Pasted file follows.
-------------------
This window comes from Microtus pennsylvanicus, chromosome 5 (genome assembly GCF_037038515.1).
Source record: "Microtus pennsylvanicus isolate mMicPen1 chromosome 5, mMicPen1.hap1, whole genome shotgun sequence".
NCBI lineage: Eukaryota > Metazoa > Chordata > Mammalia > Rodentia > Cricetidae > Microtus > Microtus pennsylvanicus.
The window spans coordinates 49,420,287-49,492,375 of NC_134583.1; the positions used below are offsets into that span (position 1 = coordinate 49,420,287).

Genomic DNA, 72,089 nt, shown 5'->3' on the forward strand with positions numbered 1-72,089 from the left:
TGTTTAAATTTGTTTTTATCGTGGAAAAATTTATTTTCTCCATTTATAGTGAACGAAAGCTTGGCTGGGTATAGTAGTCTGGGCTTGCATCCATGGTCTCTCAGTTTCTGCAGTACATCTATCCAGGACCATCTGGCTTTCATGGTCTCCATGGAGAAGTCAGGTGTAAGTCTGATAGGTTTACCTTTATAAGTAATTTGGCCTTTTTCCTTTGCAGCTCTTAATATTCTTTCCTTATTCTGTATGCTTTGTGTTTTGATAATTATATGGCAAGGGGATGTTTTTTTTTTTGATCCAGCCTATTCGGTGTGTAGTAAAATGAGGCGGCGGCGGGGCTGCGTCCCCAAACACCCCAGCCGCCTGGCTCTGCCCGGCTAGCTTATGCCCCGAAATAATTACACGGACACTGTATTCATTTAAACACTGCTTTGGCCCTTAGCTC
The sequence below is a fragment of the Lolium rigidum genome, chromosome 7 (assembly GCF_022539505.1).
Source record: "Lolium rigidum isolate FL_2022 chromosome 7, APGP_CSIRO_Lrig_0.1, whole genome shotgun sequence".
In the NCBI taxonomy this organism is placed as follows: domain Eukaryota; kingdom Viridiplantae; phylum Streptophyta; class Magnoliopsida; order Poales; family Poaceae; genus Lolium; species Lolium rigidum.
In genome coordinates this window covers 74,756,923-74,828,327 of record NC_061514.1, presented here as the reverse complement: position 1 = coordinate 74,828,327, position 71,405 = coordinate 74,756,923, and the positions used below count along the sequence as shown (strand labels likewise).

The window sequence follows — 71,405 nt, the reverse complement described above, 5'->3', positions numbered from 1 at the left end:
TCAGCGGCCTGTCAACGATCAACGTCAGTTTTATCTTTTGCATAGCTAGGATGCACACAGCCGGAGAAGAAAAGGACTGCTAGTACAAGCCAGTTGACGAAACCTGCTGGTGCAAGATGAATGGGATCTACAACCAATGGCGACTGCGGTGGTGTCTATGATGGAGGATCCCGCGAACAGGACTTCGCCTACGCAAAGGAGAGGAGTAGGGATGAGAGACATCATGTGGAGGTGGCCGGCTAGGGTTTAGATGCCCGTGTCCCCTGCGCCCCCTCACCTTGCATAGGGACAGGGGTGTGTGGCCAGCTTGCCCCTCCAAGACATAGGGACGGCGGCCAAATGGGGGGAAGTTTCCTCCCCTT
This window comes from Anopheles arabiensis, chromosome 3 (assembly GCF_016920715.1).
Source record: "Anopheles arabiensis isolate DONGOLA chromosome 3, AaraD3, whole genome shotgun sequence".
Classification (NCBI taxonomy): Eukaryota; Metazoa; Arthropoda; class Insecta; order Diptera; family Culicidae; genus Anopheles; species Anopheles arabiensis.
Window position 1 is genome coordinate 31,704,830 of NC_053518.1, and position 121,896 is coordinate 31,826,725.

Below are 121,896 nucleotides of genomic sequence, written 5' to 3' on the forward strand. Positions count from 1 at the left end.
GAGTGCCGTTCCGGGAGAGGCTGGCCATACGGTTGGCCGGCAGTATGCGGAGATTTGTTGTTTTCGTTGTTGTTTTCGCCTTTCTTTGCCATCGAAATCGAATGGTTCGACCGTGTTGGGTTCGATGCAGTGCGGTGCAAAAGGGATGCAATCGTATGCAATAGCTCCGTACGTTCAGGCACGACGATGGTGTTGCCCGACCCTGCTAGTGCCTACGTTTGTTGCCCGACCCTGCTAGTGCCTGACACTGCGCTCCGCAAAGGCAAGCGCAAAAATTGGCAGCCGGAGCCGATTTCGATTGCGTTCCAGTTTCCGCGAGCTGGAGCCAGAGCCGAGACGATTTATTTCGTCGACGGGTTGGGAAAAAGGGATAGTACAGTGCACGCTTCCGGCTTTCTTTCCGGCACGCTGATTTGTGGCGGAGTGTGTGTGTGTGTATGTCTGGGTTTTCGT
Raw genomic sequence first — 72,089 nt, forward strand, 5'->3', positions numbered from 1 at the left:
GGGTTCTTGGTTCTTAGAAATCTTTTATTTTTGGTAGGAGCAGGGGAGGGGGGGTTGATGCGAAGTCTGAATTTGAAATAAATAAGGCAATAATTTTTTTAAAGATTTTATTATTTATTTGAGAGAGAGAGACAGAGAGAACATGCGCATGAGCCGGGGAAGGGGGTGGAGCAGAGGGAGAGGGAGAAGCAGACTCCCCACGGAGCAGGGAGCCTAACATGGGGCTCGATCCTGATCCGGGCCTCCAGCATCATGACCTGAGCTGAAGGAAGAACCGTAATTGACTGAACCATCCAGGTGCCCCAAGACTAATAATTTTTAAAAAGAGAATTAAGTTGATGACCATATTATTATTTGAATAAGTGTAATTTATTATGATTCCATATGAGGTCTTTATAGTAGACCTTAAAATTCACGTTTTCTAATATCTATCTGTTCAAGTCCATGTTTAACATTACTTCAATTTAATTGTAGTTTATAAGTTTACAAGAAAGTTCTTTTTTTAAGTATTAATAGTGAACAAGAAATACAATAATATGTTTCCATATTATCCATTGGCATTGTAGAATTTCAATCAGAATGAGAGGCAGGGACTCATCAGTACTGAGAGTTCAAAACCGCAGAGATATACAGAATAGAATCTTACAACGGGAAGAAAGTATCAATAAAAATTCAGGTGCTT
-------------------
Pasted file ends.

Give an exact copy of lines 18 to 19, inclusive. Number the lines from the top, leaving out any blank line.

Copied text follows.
GAGTGCCGTTCCGGGAGAGGCTGGCCATACGGTTGGCCGGCAGTATGCGGAGATTTGTTGTTTTCGTTGTTGTTTTCGCCTTTCTTTGCCATCGAAATCGAATGGTTCGACCGTGTTGGGTTCGATGCAGTGCGGTGCAAAAGGGATGCAATCGTATGCAATAGCTCCGTACGTTCAGGCACGACGATGGTGTTGCCCGACCCTGCTAGTGCCTACGTTTGTTGCCCGACCCTGCTAGTGCCTGACACTGCGCTCCGCAAAGGCAAGCGCAAAAATTGGCAGCCGGAGCCGATTTCGATTGCGTTCCAGTTTCCGCGAGCTGGAGCCAGAGCCGAGACGATTTATTTCGTCGACGGGTTGGGAAAAAGGGATAGTACAGTGCACGCTTCCGGCTTTCTTTCCGGCACGCTGATTTGTGGCGGAGTGTGTGTGTGTGTATGTCTGGGTTTTCGT
Raw genomic sequence first — 72,089 nt, forward strand, 5'->3', positions numbered from 1 at the left: